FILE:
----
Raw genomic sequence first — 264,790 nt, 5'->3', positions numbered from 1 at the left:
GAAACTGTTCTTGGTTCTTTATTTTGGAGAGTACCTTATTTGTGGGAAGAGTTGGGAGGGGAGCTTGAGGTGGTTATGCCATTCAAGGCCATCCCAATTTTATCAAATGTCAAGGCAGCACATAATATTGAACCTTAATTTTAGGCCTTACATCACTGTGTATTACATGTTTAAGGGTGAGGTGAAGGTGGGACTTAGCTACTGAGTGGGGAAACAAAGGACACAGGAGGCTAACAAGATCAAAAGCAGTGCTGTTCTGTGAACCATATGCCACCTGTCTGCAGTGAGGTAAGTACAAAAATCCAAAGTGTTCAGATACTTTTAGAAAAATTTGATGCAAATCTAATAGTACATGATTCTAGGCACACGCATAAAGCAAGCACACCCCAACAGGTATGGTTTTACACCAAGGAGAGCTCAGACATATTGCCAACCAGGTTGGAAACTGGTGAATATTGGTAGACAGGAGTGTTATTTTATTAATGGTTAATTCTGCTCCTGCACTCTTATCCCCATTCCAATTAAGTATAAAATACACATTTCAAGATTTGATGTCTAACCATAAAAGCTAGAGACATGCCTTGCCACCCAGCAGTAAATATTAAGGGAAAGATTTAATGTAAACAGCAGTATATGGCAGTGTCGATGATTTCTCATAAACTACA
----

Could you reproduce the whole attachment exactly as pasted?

Raw genomic sequence first — 264,790 nt, 5'->3', positions numbered from 1 at the left:
GAAACTGTTCTTGGTTCTTTATTTTGGAGAGTACCTTATTTGTGGGAAGAGTTGGGAGGGGAGCTTGAGGTGGTTATGCCATTCAAGGCCATCCCAATTTTATCAAATGTCAAGGCAGCACATAATATTGAACCTTAATTTTAGGCCTTACATCACTGTGTATTACATGTTTAAGGGTGAGGTGAAGGTGGGACTTAGCTACTGAGTGGGGAAACAAAGGACACAGGAGGCTAACAAGATCAAAAGCAGTGCTGTTCTGTGAACCATATGCCACCTGTCTGCAGTGAGGTAAGTACAAAAATCCAAAGTGTTCAGATACTTTTAGAAAAATTTGATGCAAATCTAATAGTACATGATTCTAGGCACACGCATAAAGCAAGCACACCCCAACAGGTATGGTTTTACACCAAGGAGAGCTCAGACATATTGCCAACCAGGTTGGAAACTGGTGAATATTGGTAGACAGGAGTGTTATTTTATTAATGGTTAATTCTGCTCCTGCACTCTTATCCCCATTCCAATTAAGTATAAAATACACATTTCAAGATTTGATGTCTAACCATAAAAGCTAGAGACATGCCTTGCCACCCAGCAGTAAATATTAAGGGAAAGATTTAATGTAAACAGCAGTATATGGCAGTGTCGATGATTTCTCATAAACTACA